Out of the Box: It’s Here, It’s There
It’s here. It’s there. It’s Never-Never Land. It’s Always-Always Land. It’s why the markets are up. It’s why the markets are down. It is the quintessential whipping boy for everything being bad. It is the angel in disguise when the equity markets go up. It is a belt and a road and the answer is always China.
“China is a big country, inhabited by many Chinese. ”
-Charles de Gaulle
The Press has been touting the maybe-maybe deal with China as the reason for everything. Trump pushes Xi pushes back and what else is new in a Game of Thrones. The words bandied about always express it as “China is the World’s Second Biggest Economy.” This is true but China’s economy is 41% smaller than the United States. Further, there is no “Freedom of Trade” in China and there is no “Rule of Law” or “Due Process.”
Every decision is political and there is only one party. The Chinese currency is controlled tightly by the government and the major Chinese corporations are heavily influenced, if not controlled, by the Chinese government. I assert that the political system in China bears almost no resemblance to the political system in the United States.
“Master Li, how are we going to murder a man who laughs at axes?” I asked.
“We are going to experiment, dear boy. Our first order of business will be to find a deranged alchemist, which should not be very difficult. China,” said Master Li, “is overstocked with deranged alchemists.”
Our system, without question, isn’t perfect. I make no such claim. However, having said that, I would also say that ours is a vastly better than theirs. Ours is a Democracy while their system of government is an autocracy. I have no issue with their trying to overtake the United States. It is their country after all and every nation has aspirations. I am just stating that the very government that got Xi and his cohorts in power has no shot, in my opinion, of getting what they want because the structure of their government won’t allow it, in the end. They have stumbled into the Gordian Knot.
This potential trade deal with China would be a positive, in my view, if the two governments can work something out that makes sense for both countries. If they do not it will be a slight vibration for the United States and a real cause of concern in China. To be quite open and forthright, we can afford a “No Deal” and they can as well, just not as well. Their belt would tighten around their road and their necks.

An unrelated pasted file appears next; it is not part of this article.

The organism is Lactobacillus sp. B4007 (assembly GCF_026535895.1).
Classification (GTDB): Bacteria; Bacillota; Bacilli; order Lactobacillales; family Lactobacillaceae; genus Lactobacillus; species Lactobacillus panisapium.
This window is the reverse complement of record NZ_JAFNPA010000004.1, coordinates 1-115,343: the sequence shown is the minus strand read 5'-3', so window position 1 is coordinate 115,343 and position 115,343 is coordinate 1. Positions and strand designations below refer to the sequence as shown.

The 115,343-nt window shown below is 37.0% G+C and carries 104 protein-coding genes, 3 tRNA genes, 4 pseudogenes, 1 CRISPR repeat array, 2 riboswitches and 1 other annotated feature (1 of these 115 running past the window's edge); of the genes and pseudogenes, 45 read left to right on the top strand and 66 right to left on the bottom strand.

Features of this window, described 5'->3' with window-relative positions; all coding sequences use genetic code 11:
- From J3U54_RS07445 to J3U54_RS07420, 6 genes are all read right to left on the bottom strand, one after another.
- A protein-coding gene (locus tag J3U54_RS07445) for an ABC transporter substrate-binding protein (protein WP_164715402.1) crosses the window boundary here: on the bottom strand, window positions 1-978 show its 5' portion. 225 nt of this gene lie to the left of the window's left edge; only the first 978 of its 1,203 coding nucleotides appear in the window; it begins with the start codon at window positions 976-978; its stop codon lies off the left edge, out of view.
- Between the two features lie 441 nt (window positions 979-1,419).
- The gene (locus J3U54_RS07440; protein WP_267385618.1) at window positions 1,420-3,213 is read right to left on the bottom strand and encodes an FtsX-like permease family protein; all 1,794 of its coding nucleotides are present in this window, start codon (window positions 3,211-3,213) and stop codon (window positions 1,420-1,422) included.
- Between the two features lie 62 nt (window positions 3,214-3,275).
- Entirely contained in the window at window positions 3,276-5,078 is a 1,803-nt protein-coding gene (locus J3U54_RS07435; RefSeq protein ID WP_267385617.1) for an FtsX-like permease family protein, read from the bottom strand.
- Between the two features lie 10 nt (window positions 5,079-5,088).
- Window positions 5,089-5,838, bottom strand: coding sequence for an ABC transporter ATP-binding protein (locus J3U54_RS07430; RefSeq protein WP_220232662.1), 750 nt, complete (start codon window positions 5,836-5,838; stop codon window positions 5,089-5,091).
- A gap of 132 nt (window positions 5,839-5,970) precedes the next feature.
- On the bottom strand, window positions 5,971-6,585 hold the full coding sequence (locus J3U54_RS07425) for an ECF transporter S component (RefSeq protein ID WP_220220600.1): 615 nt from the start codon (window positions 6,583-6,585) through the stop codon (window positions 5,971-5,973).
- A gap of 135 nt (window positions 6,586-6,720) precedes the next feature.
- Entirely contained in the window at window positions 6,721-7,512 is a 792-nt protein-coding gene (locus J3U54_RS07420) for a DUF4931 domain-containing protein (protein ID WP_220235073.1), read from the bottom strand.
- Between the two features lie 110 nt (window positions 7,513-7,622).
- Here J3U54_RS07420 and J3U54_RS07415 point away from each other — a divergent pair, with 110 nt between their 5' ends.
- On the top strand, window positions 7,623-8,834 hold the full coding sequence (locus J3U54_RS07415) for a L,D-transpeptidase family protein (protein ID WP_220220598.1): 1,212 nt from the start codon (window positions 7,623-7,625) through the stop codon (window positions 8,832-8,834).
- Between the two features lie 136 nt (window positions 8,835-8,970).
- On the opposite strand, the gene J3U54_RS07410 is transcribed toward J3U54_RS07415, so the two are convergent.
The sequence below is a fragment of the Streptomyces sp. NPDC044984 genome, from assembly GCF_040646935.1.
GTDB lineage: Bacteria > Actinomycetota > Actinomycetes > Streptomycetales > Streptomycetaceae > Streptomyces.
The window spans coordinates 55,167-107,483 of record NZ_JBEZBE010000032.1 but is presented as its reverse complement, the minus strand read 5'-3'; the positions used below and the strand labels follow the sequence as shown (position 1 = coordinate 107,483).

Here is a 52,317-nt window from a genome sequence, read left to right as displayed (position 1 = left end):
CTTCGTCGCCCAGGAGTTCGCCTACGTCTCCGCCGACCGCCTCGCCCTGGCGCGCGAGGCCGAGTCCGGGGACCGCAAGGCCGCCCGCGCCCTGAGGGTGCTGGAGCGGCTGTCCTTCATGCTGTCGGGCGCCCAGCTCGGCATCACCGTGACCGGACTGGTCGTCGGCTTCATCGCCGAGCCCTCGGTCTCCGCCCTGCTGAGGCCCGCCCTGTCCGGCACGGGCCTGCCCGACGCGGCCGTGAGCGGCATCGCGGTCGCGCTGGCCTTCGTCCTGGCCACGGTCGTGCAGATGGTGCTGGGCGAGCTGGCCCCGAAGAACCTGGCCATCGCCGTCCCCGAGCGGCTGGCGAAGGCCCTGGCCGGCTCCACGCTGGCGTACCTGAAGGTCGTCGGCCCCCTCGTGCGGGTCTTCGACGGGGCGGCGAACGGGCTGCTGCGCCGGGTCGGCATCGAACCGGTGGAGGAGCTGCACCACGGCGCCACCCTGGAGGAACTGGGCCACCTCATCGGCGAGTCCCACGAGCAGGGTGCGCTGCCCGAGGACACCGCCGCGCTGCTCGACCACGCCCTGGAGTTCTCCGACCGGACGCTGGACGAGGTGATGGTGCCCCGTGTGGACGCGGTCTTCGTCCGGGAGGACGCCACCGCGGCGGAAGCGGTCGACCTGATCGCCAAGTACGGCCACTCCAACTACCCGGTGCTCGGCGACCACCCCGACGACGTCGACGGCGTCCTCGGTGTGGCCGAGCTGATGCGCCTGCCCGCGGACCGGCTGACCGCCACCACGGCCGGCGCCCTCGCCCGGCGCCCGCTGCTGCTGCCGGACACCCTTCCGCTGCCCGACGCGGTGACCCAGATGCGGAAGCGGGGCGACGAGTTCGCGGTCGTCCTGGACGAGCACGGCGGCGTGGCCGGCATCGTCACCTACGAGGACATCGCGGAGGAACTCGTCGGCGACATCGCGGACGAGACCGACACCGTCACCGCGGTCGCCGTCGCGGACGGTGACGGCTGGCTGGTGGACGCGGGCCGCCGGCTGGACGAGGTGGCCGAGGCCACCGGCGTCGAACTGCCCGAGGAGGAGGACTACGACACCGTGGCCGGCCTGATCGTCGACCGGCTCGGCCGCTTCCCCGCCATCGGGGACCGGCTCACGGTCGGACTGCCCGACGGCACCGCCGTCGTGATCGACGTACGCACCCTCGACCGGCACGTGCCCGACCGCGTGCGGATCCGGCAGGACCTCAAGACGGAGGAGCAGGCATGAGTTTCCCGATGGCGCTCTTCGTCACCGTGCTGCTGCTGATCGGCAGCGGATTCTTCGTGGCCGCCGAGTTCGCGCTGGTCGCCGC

“Toward the end of the meeting, Xi asked about Trump. Again, Obama suggested that the Chinese wait and see what the new administration decided to do in office, but he noted that the president-elect had tapped into real concerns among Americans about the fairness of our economic relationship with China. Xi is a big man who moves slowly and deliberately, as if he wants people to notice his every motion. Sitting across the table from Obama, he pushed aside the binder of talking points that usually shape the words of a Chinese leader. We prefer to have a good relationship with the United States, he said, folding his hands in front of him. That is good for the world. But every action will have a reaction. And if an immature leader throws the world into chaos, then the world will know whom to blame.” -Ben Rhodes
Well, whoever may get blamed is not what is the center point for me. I think that the Press is far more focused on this China deal than investors, especially institutional investors. I also point out that while equities have been having a tough time of it, that bonds are performing exceptionally. Whether it is Treasuries or Investment Grade bonds or High Yield bonds, they have all been on winning streaks.
Far more important than the Chinese trade negotiations, in my estimation, are the forthcoming European elections. They commence on May 23. When all is said and done, I suspect, the European Union will never be the same again and Germany will find that the EU has slipped out of its control.
They said I was wrong about Brexit. I wasn’t. They said I was wrong about Trump. I wasn’t. I am going for three for three here and I’ll make the bet that I am right. You may make your own bet of course.
Mark J. Grant
Chief Global Strategist, Fixed Income
B. Riley FBR Inc.
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